Syngrapha celsa (H. Edwards, 1881)
Western Conifer Looper
WA : Klickitat Co.
Simcoe Butte, 3288 ft
July 07, 2000, L. & E. Crabo.
Specimen courtesy of LGCC
Photograph copyright: Merrill A. Peterson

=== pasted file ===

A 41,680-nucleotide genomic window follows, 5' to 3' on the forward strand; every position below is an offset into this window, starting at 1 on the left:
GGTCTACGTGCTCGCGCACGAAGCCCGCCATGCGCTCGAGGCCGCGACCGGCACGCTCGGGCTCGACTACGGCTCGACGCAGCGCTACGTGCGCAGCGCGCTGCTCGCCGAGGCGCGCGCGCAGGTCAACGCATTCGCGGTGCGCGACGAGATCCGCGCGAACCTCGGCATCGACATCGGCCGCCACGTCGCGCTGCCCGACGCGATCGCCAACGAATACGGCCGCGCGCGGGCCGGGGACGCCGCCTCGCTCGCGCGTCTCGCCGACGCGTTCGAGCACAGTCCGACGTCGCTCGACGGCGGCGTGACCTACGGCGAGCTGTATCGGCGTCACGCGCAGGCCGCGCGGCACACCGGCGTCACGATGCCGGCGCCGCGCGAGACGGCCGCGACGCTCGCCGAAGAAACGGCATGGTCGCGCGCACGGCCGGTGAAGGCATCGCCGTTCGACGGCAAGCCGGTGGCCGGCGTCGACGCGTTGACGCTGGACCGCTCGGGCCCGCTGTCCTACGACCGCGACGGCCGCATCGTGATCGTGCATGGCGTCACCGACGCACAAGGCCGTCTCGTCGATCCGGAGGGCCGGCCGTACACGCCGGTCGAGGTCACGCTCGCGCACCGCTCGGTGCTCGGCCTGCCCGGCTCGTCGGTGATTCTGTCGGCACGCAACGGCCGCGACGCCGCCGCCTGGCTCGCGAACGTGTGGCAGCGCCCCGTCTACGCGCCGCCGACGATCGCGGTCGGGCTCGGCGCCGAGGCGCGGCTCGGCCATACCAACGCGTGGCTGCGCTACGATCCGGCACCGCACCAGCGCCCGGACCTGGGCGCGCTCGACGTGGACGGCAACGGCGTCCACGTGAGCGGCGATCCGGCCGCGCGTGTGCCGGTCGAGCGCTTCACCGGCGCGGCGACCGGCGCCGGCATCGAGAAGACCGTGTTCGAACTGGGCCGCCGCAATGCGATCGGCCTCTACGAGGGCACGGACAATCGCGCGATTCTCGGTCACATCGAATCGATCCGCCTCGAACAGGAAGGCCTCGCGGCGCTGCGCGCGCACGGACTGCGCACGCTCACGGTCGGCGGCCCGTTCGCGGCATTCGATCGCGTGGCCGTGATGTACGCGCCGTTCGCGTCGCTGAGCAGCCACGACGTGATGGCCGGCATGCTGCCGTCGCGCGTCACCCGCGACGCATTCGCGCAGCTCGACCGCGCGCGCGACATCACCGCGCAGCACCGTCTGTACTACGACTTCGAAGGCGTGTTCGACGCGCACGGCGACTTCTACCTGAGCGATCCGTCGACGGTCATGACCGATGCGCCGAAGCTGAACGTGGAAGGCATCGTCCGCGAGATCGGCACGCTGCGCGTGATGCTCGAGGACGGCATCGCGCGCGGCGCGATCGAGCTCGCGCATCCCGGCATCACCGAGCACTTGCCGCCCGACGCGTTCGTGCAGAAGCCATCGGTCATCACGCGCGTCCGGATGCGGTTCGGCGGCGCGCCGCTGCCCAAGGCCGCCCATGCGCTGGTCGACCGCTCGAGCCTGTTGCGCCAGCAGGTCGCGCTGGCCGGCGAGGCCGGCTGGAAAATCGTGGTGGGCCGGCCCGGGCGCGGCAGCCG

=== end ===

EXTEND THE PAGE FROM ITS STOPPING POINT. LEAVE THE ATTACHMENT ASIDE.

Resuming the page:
Syngrapha celsa is a common and widespread mottled blue-gray medium-sized moth (FW length 16 - 19 mm) with a darker gray to black posterior wing distal to the antemedial line and a light greenish yellow stigma that flies in conifer forests throughout our region during the summer. The apical forewing is fairly long and pointed, the outer margin is smoothly convex, and there is a flange at the anal angle. The ground color is powdery mottled blue-gray. A large portion of the mid-wing is shaded darker gray to sooty black, including the entire median area posterior to the cell extending to the costa near the median reniform spot, the posterior half of the subterminal area, and the terminal area at the anal angle. The distal subterminal area and apex are also darker gray, but usually slightly lighter than the lower median area. The stigma has a distinct light yellow or yellow-green tint and is variable in shape. It typically has a thin horizontal fishhook-shaped basal part and a lateral round to oval spot that is fused to the posterolateral limb of the basal part in the majority of specimens. The lateral spot is circular in a few specimens. The basal, antemedial, and postmedial lines are double, gray, with filling of the ground color or slightly lighter gray. The basal line is evident on the anterior two-thirds of the wing. The antemedial line is slightly irregular, interrupted in the cell, slightly incurved with a focal tooth toward the base on vein 1A+2A near the trailing margin. The median line is gray, diffuse and faint except in specimens with relatively pale median areas. The postmedial line is mildly irregular, focally drawn toward the base on the costa and nearly straight at a slight inward angle toward the trailing margin. The subterminal line is pale gray preceded by a dark gray line and shade, irregular with a lateral bulge below the apex and a strong W-mark centered on vein CuA1. The terminal line is pale gray medially and dark gray laterally between the veins. The fringe is moderately to strongly checkered with pale to medium gray and dark gray. The orbicular spot is round or oval, diffuse light gray with dark gray peripheral and light gray central filling. The reniform spot is weakly figure eight-shaped, thin light gray with adjacent diffuse dark gray and variable filling, usually the color of the adjacent wing with dark gray in the lower portion. The hindwing is gray-tan with gray basal suffusion, discal spot, veins, and broad marginal band with an indistinct inner border. The hindwing fringe is pale tan with a darker base, gray median line, and gray checkering. The head and thorax are mottled blue-gray with darker gray barring on the collar and edges on the tegulae. Long tufts are present on the posterior thorax and several abdominal segments. The male antenna is filiform.